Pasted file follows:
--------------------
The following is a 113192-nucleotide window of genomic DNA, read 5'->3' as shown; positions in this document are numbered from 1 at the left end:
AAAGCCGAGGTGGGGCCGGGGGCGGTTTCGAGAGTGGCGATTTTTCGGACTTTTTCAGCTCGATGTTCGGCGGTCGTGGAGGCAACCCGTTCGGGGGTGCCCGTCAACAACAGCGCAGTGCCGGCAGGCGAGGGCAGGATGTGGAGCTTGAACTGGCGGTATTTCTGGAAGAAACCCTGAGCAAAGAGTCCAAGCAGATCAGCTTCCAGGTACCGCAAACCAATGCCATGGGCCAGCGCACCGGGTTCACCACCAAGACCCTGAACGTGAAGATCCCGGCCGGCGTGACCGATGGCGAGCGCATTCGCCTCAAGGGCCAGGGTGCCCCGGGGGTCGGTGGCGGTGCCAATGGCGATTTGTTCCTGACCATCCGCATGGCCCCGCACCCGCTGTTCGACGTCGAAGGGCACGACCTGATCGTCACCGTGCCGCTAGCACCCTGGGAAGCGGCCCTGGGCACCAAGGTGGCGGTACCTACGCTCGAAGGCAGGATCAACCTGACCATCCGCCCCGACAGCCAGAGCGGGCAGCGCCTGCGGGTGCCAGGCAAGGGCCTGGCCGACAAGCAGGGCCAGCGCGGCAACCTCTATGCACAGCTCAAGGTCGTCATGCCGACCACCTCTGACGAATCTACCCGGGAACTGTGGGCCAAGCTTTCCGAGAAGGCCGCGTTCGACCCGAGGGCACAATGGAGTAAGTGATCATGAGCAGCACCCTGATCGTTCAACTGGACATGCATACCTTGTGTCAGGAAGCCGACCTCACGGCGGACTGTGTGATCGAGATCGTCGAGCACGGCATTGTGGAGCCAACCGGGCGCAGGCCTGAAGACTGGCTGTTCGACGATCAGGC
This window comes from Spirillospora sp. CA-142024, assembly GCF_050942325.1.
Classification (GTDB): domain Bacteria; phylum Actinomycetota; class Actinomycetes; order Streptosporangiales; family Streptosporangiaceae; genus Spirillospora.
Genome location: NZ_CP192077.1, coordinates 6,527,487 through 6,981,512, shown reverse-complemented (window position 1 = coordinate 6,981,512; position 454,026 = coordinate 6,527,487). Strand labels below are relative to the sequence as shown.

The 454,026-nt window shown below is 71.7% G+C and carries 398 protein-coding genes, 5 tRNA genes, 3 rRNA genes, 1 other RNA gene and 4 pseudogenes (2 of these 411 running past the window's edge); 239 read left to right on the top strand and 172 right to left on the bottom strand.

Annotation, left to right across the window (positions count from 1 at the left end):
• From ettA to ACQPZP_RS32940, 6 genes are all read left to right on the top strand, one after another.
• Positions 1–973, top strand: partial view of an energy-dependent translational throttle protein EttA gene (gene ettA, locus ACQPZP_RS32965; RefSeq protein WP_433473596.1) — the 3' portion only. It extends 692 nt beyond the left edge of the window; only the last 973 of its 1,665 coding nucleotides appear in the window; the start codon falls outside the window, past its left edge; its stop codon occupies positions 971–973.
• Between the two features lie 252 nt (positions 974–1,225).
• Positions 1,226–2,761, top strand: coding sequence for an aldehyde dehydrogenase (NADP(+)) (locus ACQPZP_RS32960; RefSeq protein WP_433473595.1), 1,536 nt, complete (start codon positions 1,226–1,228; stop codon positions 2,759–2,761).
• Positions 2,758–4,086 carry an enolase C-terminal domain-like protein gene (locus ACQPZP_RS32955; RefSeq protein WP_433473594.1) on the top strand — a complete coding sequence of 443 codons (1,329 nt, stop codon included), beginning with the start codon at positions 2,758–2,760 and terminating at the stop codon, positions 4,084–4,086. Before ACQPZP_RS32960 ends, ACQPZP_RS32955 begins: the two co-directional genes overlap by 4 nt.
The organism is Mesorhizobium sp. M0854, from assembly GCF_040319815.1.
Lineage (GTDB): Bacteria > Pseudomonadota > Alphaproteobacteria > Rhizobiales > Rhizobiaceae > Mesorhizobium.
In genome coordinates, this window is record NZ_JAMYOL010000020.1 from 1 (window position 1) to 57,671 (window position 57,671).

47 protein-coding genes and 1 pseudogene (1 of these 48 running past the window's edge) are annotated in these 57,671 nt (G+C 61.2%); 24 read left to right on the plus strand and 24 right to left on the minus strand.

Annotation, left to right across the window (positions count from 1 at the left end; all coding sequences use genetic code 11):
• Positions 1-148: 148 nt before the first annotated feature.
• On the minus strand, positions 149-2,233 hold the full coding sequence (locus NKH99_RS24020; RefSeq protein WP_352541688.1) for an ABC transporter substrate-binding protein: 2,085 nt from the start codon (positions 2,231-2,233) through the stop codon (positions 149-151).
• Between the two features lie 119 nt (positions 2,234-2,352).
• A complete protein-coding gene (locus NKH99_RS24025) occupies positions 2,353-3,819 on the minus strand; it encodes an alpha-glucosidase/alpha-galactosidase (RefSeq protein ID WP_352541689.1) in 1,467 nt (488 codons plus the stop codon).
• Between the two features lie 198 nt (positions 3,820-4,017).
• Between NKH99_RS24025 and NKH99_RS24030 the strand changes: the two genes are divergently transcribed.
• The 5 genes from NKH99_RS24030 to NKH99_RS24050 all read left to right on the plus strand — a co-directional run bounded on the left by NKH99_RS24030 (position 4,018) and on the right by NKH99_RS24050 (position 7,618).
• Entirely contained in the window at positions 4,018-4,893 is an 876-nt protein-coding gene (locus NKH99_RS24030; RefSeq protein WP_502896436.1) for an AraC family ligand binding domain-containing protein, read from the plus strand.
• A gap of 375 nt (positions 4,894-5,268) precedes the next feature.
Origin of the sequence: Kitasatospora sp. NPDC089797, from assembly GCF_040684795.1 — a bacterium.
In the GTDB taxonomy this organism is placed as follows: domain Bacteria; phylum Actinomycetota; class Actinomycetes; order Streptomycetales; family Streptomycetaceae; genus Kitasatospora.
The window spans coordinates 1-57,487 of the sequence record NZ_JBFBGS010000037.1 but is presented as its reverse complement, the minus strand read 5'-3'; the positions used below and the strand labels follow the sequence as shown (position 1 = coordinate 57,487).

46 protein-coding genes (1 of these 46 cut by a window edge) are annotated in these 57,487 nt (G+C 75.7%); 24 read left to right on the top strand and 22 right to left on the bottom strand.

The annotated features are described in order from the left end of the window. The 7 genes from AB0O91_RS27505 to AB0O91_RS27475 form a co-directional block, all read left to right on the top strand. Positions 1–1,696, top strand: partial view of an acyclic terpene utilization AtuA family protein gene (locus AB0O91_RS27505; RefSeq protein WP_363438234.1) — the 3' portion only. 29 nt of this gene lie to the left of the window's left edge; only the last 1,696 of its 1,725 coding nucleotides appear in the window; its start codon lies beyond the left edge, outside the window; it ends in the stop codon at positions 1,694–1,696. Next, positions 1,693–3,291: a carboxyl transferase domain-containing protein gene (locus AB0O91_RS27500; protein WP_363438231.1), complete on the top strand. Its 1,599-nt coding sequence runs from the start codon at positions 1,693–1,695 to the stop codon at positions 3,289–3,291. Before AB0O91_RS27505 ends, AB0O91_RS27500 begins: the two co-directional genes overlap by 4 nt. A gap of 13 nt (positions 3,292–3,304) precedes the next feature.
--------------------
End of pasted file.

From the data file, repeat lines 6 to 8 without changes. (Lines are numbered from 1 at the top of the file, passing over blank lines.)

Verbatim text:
The 454,026-nt window shown below is 71.7% G+C and carries 398 protein-coding genes, 5 tRNA genes, 3 rRNA genes, 1 other RNA gene and 4 pseudogenes (2 of these 411 running past the window's edge); 239 read left to right on the top strand and 172 right to left on the bottom strand.

Annotation, left to right across the window (positions count from 1 at the left end):
• From ettA to ACQPZP_RS32940, 6 genes are all read left to right on the top strand, one after another.